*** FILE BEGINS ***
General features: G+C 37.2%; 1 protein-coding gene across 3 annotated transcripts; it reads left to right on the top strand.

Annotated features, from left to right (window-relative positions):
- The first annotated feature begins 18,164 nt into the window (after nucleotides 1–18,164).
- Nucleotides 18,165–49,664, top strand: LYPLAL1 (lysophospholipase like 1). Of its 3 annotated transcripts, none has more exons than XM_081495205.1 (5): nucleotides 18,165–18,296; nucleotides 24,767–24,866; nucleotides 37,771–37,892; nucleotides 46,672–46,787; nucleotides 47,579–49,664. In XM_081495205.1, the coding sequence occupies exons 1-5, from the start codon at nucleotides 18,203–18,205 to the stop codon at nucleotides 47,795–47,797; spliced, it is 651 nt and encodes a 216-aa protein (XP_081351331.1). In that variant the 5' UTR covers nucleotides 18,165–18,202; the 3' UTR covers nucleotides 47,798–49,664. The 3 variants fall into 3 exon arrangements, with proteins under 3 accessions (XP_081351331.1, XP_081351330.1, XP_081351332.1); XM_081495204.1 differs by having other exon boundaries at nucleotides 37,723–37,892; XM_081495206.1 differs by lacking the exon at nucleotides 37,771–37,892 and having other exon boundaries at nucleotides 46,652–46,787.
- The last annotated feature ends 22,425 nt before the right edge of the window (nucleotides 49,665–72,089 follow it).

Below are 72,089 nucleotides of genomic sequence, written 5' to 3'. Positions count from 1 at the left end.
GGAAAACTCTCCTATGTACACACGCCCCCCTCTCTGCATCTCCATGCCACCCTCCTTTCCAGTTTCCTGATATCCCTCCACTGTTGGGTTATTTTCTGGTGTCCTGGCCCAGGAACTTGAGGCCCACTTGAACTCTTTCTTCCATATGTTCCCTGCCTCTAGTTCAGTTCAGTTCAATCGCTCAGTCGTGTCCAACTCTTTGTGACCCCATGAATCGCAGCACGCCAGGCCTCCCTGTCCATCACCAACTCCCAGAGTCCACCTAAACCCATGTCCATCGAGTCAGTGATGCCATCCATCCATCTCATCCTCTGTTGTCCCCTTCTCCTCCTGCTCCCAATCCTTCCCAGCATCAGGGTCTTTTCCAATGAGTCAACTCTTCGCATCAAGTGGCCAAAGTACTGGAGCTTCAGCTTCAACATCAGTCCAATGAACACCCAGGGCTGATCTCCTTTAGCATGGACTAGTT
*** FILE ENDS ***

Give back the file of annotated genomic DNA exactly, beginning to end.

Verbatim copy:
General features: G+C 37.2%; 1 protein-coding gene across 3 annotated transcripts; it reads left to right on the top strand.

Annotated features, from left to right (window-relative positions):
- The first annotated feature begins 18,164 nt into the window (after nucleotides 1–18,164).
- Nucleotides 18,165–49,664, top strand: LYPLAL1 (lysophospholipase like 1). Of its 3 annotated transcripts, none has more exons than XM_081495205.1 (5): nucleotides 18,165–18,296; nucleotides 24,767–24,866; nucleotides 37,771–37,892; nucleotides 46,672–46,787; nucleotides 47,579–49,664. In XM_081495205.1, the coding sequence occupies exons 1-5, from the start codon at nucleotides 18,203–18,205 to the stop codon at nucleotides 47,795–47,797; spliced, it is 651 nt and encodes a 216-aa protein (XP_081351331.1). In that variant the 5' UTR covers nucleotides 18,165–18,202; the 3' UTR covers nucleotides 47,798–49,664. The 3 variants fall into 3 exon arrangements, with proteins under 3 accessions (XP_081351331.1, XP_081351330.1, XP_081351332.1); XM_081495204.1 differs by having other exon boundaries at nucleotides 37,723–37,892; XM_081495206.1 differs by lacking the exon at nucleotides 37,771–37,892 and having other exon boundaries at nucleotides 46,652–46,787.
- The last annotated feature ends 22,425 nt before the right edge of the window (nucleotides 49,665–72,089 follow it).

Below are 72,089 nucleotides of genomic sequence, written 5' to 3'. Positions count from 1 at the left end.
GGAAAACTCTCCTATGTACACACGCCCCCCTCTCTGCATCTCCATGCCACCCTCCTTTCCAGTTTCCTGATATCCCTCCACTGTTGGGTTATTTTCTGGTGTCCTGGCCCAGGAACTTGAGGCCCACTTGAACTCTTTCTTCCATATGTTCCCTGCCTCTAGTTCAGTTCAGTTCAATCGCTCAGTCGTGTCCAACTCTTTGTGACCCCATGAATCGCAGCACGCCAGGCCTCCCTGTCCATCACCAACTCCCAGAGTCCACCTAAACCCATGTCCATCGAGTCAGTGATGCCATCCATCCATCTCATCCTCTGTTGTCCCCTTCTCCTCCTGCTCCCAATCCTTCCCAGCATCAGGGTCTTTTCCAATGAGTCAACTCTTCGCATCAAGTGGCCAAAGTACTGGAGCTTCAGCTTCAACATCAGTCCAATGAACACCCAGGGCTGATCTCCTTTAGCATGGACTAGTT